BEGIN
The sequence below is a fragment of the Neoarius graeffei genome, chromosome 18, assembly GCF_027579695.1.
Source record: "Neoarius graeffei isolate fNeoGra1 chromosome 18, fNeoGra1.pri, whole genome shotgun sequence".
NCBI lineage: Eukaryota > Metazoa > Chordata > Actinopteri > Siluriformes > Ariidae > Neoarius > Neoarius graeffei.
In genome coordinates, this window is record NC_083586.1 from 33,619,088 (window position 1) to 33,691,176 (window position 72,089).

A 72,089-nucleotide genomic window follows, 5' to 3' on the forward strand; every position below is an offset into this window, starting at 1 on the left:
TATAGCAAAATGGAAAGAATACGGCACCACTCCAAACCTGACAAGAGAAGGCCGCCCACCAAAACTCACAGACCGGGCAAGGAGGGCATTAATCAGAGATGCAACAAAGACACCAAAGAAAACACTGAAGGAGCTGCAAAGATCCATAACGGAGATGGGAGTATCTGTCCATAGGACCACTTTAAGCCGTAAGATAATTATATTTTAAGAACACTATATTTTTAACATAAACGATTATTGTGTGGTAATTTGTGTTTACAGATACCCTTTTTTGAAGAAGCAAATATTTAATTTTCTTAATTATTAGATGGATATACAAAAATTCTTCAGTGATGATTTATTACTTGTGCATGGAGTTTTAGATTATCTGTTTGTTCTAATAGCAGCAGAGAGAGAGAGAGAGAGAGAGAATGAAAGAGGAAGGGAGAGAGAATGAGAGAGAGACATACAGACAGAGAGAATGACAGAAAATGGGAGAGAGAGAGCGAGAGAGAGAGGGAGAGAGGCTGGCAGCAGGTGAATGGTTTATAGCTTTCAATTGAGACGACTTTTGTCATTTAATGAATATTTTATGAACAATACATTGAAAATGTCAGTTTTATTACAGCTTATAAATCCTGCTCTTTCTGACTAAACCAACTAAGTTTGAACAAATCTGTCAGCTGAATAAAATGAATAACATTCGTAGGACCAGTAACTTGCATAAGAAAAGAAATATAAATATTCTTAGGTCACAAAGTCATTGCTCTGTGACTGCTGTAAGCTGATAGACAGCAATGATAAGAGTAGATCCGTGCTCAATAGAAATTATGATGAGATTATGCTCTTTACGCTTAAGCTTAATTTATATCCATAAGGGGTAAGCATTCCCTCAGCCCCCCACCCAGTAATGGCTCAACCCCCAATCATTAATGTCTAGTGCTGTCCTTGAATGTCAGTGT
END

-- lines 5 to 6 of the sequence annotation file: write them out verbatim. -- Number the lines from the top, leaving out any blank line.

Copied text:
A 72,089-nucleotide genomic window follows, 5' to 3' on the forward strand; every position below is an offset into this window, starting at 1 on the left:
TATAGCAAAATGGAAAGAATACGGCACCACTCCAAACCTGACAAGAGAAGGCCGCCCACCAAAACTCACAGACCGGGCAAGGAGGGCATTAATCAGAGATGCAACAAAGACACCAAAGAAAACACTGAAGGAGCTGCAAAGATCCATAACGGAGATGGGAGTATCTGTCCATAGGACCACTTTAAGCCGTAAGATAATTATATTTTAAGAACACTATATTTTTAACATAAACGATTATTGTGTGGTAATTTGTGTTTACAGATACCCTTTTTTGAAGAAGCAAATATTTAATTTTCTTAATTATTAGATGGATATACAAAAATTCTTCAGTGATGATTTATTACTTGTGCATGGAGTTTTAGATTATCTGTTTGTTCTAATAGCAGCAGAGAGAGAGAGAGAGAGAGAGAATGAAAGAGGAAGGGAGAGAGAATGAGAGAGAGACATACAGACAGAGAGAATGACAGAAAATGGGAGAGAGAGAGCGAGAGAGAGAGGGAGAGAGGCTGGCAGCAGGTGAATGGTTTATAGCTTTCAATTGAGACGACTTTTGTCATTTAATGAATATTTTATGAACAATACATTGAAAATGTCAGTTTTATTACAGCTTATAAATCCTGCTCTTTCTGACTAAACCAACTAAGTTTGAACAAATCTGTCAGCTGAATAAAATGAATAACATTCGTAGGACCAGTAACTTGCATAAGAAAAGAAATATAAATATTCTTAGGTCACAAAGTCATTGCTCTGTGACTGCTGTAAGCTGATAGACAGCAATGATAAGAGTAGATCCGTGCTCAATAGAAATTATGATGAGATTATGCTCTTTACGCTTAAGCTTAATTTATATCCATAAGGGGTAAGCATTCCCTCAGCCCCCCACCCAGTAATGGCTCAACCCCCAATCATTAATGTCTAGTGCTGTCCTTGAATGTCAGTGT